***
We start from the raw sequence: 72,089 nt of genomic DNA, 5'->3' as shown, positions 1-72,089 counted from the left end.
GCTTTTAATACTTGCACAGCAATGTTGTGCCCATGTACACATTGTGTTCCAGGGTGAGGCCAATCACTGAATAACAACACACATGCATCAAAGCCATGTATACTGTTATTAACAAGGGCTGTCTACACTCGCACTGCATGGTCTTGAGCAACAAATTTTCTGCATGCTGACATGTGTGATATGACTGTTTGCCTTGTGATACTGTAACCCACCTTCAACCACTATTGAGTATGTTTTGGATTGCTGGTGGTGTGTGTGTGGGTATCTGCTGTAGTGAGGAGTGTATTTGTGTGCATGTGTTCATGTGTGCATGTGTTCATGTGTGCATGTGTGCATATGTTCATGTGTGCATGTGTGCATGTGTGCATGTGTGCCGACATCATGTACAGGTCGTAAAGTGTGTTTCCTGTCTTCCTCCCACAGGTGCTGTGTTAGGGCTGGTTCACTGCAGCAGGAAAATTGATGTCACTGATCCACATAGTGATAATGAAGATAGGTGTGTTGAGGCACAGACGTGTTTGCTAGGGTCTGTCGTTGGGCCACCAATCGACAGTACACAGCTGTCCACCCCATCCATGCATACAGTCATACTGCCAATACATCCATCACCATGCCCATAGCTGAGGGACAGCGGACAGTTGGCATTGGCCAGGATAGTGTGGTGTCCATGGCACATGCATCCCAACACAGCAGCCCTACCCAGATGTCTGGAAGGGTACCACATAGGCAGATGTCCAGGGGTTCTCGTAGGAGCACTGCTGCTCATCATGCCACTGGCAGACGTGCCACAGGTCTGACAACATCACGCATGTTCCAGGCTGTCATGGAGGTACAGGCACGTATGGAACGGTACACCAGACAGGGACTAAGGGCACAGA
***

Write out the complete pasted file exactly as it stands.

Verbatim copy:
We start from the raw sequence: 72,089 nt of genomic DNA, 5'->3' as shown, positions 1-72,089 counted from the left end.
GCTTTTAATACTTGCACAGCAATGTTGTGCCCATGTACACATTGTGTTCCAGGGTGAGGCCAATCACTGAATAACAACACACATGCATCAAAGCCATGTATACTGTTATTAACAAGGGCTGTCTACACTCGCACTGCATGGTCTTGAGCAACAAATTTTCTGCATGCTGACATGTGTGATATGACTGTTTGCCTTGTGATACTGTAACCCACCTTCAACCACTATTGAGTATGTTTTGGATTGCTGGTGGTGTGTGTGTGGGTATCTGCTGTAGTGAGGAGTGTATTTGTGTGCATGTGTTCATGTGTGCATGTGTTCATGTGTGCATGTGTGCATATGTTCATGTGTGCATGTGTGCATGTGTGCATGTGTGCCGACATCATGTACAGGTCGTAAAGTGTGTTTCCTGTCTTCCTCCCACAGGTGCTGTGTTAGGGCTGGTTCACTGCAGCAGGAAAATTGATGTCACTGATCCACATAGTGATAATGAAGATAGGTGTGTTGAGGCACAGACGTGTTTGCTAGGGTCTGTCGTTGGGCCACCAATCGACAGTACACAGCTGTCCACCCCATCCATGCATACAGTCATACTGCCAATACATCCATCACCATGCCCATAGCTGAGGGACAGCGGACAGTTGGCATTGGCCAGGATAGTGTGGTGTCCATGGCACATGCATCCCAACACAGCAGCCCTACCCAGATGTCTGGAAGGGTACCACATAGGCAGATGTCCAGGGGTTCTCGTAGGAGCACTGCTGCTCATCATGCCACTGGCAGACGTGCCACAGGTCTGACAACATCACGCATGTTCCAGGCTGTCATGGAGGTACAGGCACGTATGGAACGGTACACCAGACAGGGACTAAGGGCACAGA